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Though great in war, in peace as great
Rear the monument of Fame;
For him, whose worth, though unexpress'd,
But why for him vain marbles raise ?
And may she ever rise in Fame,
LORD ULLIN'S DAUGHTER.- Campbell.
Cries, Boatman, do not tarry!
Now who be ye, would cross Lochgyle,
• This dark and stormy water !'"Oh, I'm the chief of Ulva's isle,
• And this Lord Ullin's daughter...
* And fast before her father's men
Three days we've fled together,
* His horsemen hard behind us ride;
• Should they our steps discover, Then who will cheer my bonny bride, • When they have slain her lover ??
Out spoke the hardy Highland wight,
• I'll go, my chief—I'm ready :• It is not for your silver bright;
• But for your winsome lady: · And by mty word! the bonny bird
• In danger shall not tarry ; • So, though the waves are raging white,
I'll row you o'er the ferry.By this the storm grew
apace, The water-wraith was shrieking; And in the scowl of heav'n each face
Grew dark as they were speaking. But still as wilder blew the wind,
And as the night grew drearer, Adown the glen rode armed men,
Their trampling sounded nearer.• Oh, haste thee, haste! the lady cries,
• Though tempests round us gather ; I'll meet the raging of the skies : • But not an angry
father,' The boat has left a stormy land,
A stormy sea before her,
The tempest gather'd o'er her.
Of waters fast prevailing :
His wrath was chang'd to wailing.--
His child he did discover :
And one was round her lover. • Come back ! come back !' he cried in grief,
Across this stormy water : · And I'll forgive your Highland chief,
. My daughter-oh my daughter!''Twas vain : the loud waves lash'd the shore,
Return or aid preventing :-
And he was left lamenting.
From Young's Night-Thoughts,
And shall we then, for virtue's sake, commence
peace; In prospect richer far ; important ! awful ! Not to be mention’d but with shouts of praise ! Not to be thought on, but with tides of joy! The mighty basis of eternal bliss !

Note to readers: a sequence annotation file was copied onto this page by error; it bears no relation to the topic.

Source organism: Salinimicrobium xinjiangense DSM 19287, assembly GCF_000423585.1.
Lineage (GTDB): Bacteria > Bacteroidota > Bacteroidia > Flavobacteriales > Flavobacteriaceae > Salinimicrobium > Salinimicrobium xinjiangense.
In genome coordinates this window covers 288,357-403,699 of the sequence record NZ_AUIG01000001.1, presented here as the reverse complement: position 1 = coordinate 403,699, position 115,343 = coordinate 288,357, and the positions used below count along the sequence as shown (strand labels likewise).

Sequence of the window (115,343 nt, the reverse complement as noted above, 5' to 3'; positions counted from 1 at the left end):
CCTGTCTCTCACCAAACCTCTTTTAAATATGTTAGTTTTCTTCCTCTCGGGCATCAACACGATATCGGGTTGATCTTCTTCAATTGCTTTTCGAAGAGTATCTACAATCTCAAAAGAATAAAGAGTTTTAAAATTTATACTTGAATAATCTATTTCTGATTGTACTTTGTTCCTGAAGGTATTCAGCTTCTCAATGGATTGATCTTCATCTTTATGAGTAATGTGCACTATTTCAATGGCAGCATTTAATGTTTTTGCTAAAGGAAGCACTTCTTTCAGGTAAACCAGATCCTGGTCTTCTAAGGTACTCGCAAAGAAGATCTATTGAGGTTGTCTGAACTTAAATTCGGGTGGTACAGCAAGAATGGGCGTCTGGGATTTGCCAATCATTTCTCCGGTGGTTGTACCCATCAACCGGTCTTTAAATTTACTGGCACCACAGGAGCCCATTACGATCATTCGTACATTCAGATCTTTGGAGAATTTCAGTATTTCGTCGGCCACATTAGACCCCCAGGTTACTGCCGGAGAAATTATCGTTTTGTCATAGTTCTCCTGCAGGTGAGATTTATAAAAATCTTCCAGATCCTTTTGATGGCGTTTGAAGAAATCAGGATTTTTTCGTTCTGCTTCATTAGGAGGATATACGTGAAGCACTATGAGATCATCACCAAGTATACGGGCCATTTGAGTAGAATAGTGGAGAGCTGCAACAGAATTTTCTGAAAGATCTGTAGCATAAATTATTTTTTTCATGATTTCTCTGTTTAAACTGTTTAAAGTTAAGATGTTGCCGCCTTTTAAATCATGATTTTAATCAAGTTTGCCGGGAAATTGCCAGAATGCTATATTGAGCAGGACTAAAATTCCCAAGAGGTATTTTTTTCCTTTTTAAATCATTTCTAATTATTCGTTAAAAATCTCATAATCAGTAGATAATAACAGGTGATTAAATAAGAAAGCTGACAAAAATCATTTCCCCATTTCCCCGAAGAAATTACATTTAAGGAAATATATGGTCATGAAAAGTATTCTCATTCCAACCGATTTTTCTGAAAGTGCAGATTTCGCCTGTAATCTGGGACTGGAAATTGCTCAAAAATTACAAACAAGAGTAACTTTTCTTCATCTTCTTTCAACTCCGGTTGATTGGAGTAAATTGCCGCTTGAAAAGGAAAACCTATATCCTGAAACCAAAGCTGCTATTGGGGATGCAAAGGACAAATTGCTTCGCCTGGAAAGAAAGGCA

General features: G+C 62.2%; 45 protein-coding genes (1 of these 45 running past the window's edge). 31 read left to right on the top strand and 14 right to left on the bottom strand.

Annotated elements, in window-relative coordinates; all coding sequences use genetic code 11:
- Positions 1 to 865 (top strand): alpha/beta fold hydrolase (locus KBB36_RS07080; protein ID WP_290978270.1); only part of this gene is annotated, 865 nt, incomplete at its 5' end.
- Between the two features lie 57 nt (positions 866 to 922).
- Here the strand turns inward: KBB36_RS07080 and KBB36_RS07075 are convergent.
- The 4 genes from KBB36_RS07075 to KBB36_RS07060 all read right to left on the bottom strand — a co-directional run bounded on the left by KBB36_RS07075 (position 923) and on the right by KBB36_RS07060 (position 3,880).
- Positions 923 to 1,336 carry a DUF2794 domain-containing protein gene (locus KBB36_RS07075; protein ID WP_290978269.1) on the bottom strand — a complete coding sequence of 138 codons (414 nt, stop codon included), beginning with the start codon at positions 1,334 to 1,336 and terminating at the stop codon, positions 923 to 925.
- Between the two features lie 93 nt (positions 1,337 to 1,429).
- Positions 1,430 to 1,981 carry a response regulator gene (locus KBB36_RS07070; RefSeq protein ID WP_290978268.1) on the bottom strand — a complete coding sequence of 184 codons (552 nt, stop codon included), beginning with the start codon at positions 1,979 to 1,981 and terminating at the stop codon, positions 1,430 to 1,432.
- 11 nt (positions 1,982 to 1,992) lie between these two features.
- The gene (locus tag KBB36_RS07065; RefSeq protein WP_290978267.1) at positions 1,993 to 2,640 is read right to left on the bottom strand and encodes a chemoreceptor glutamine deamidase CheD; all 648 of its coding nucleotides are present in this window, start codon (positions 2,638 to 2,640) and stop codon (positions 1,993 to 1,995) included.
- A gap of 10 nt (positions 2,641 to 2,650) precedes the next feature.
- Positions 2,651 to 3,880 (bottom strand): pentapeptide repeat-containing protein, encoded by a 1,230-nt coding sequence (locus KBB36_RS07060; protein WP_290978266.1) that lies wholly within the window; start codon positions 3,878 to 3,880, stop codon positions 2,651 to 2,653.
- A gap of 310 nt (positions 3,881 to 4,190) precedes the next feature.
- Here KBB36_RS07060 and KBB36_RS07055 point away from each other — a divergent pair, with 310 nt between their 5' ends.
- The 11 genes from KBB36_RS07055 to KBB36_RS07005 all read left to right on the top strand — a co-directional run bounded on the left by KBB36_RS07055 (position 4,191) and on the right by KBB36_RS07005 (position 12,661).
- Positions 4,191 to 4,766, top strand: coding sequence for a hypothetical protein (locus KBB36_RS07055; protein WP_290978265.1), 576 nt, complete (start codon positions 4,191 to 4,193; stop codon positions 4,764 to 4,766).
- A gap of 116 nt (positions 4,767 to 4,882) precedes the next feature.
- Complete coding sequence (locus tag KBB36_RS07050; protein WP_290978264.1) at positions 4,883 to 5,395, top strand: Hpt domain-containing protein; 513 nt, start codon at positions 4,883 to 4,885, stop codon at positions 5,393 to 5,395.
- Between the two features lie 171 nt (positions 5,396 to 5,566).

EXILE OF ERIN.--Campbell.
There came to the beach a poor Exile of Erin,
The dew on his thin robe was heavy and chill :
To wander alone by the wind-beaten hill.
He sang the bold anthem of Erin-go-bragh.
fate! said the heart-broken stranger, The wild deer and wolf to a covert can flee; But I have no refuge from famine and danger,
A home and a country remain not to me. Never again, in the green sunny bowers, Where
my forefathers liv'd, shall I spend the sweet hours, Or cover my heart with the wild-woven flowers,
And strike to the numbers of Erin-go-bragh! Erin, my country! though sad and forsaken,
In dreams I revisit thy sea-beaten shore ; But alas ! in a far foreign land I awaken,
And sigh for the friends who can meet me no more! Oh cruel fate! wilt thou never replace me In a mansion of peace--where no perils can chase me? Never again, shall my brothers embrace me?
They died to defend me, or live to deplore ! Where is my cabin-door, fast by the wild wood ?
Sisters and sire ! did ye weep for its fall ?
And where is the bosom-friend, dearer than all ?
But rapture and beauty they cannot recall.
One dying wish my lone bosom can draw : Erin! an exile bequeathes thee his blessing !
Land of my forefathers! Erin-go-bragh! Buried and cold, when my heart stills her motion, Green be thy field-sweetest isle of the ocean ! And may harp-striking bards sing aloud with devotionErin mavournin !- Erin-go-bragh!
I wish the press-gang or the drum,
With its tantara sounds would come,
But for the poor dear sake of one
To whom a foul deed he had done,
A penny on the ground had thrown ;
But the poor cripple was alone
So with his staff, the cripple wrought
Among the dust, till he had brought
The cripple, at the mid-day heat,
Standing alone, and at his feet
Quoth Andrew, “ under half a crown
What a man finds is all his own,
Will all be trained to waste and pillage;
And wish'd the press gang or the drum,
THE WOUNDED HUSSAR.Campbell, Alone to the banks of the dark-rolling Danube
Fair Adelaide hied when the battle was o'er :